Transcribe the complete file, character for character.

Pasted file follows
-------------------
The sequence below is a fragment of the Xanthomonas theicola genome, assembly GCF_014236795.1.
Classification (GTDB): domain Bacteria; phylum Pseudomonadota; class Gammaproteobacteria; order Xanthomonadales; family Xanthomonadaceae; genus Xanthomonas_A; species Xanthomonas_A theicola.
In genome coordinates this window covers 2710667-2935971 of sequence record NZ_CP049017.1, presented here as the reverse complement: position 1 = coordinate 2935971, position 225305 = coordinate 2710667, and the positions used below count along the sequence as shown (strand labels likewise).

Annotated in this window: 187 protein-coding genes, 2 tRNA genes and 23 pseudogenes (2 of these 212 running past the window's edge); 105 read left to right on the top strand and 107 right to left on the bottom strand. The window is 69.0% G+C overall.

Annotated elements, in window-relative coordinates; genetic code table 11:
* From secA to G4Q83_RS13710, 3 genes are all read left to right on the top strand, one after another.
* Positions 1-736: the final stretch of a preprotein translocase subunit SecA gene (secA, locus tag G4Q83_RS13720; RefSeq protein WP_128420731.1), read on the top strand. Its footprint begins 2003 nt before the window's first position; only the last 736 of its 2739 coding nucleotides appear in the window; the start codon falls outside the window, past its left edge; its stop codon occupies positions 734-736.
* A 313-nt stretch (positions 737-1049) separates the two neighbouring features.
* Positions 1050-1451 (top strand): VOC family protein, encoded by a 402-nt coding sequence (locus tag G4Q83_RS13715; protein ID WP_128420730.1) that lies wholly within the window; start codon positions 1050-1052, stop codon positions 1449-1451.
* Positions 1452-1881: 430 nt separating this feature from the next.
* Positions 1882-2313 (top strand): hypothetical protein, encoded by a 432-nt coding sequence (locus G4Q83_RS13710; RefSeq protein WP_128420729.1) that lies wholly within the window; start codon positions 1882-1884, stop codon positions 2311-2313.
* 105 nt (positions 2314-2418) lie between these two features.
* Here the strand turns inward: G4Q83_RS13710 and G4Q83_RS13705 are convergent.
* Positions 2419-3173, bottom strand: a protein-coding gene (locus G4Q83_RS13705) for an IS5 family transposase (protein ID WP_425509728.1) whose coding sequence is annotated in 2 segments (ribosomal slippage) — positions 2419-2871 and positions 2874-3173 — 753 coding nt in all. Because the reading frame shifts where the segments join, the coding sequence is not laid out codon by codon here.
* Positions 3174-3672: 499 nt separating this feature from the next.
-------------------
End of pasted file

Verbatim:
The sequence below is a fragment of the Xanthomonas theicola genome, assembly GCF_014236795.1.
Classification (GTDB): domain Bacteria; phylum Pseudomonadota; class Gammaproteobacteria; order Xanthomonadales; family Xanthomonadaceae; genus Xanthomonas_A; species Xanthomonas_A theicola.
In genome coordinates this window covers 2710667-2935971 of sequence record NZ_CP049017.1, presented here as the reverse complement: position 1 = coordinate 2935971, position 225305 = coordinate 2710667, and the positions used below count along the sequence as shown (strand labels likewise).

Annotated in this window: 187 protein-coding genes, 2 tRNA genes and 23 pseudogenes (2 of these 212 running past the window's edge); 105 read left to right on the top strand and 107 right to left on the bottom strand. The window is 69.0% G+C overall.

Annotated elements, in window-relative coordinates; genetic code table 11:
* From secA to G4Q83_RS13710, 3 genes are all read left to right on the top strand, one after another.
* Positions 1-736: the final stretch of a preprotein translocase subunit SecA gene (secA, locus tag G4Q83_RS13720; RefSeq protein WP_128420731.1), read on the top strand. Its footprint begins 2003 nt before the window's first position; only the last 736 of its 2739 coding nucleotides appear in the window; the start codon falls outside the window, past its left edge; its stop codon occupies positions 734-736.
* A 313-nt stretch (positions 737-1049) separates the two neighbouring features.
* Positions 1050-1451 (top strand): VOC family protein, encoded by a 402-nt coding sequence (locus tag G4Q83_RS13715; protein ID WP_128420730.1) that lies wholly within the window; start codon positions 1050-1052, stop codon positions 1449-1451.
* Positions 1452-1881: 430 nt separating this feature from the next.
* Positions 1882-2313 (top strand): hypothetical protein, encoded by a 432-nt coding sequence (locus G4Q83_RS13710; RefSeq protein WP_128420729.1) that lies wholly within the window; start codon positions 1882-1884, stop codon positions 2311-2313.
* 105 nt (positions 2314-2418) lie between these two features.
* Here the strand turns inward: G4Q83_RS13710 and G4Q83_RS13705 are convergent.
* Positions 2419-3173, bottom strand: a protein-coding gene (locus G4Q83_RS13705) for an IS5 family transposase (protein ID WP_425509728.1) whose coding sequence is annotated in 2 segments (ribosomal slippage) — positions 2419-2871 and positions 2874-3173 — 753 coding nt in all. Because the reading frame shifts where the segments join, the coding sequence is not laid out codon by codon here.
* Positions 3174-3672: 499 nt separating this feature from the next.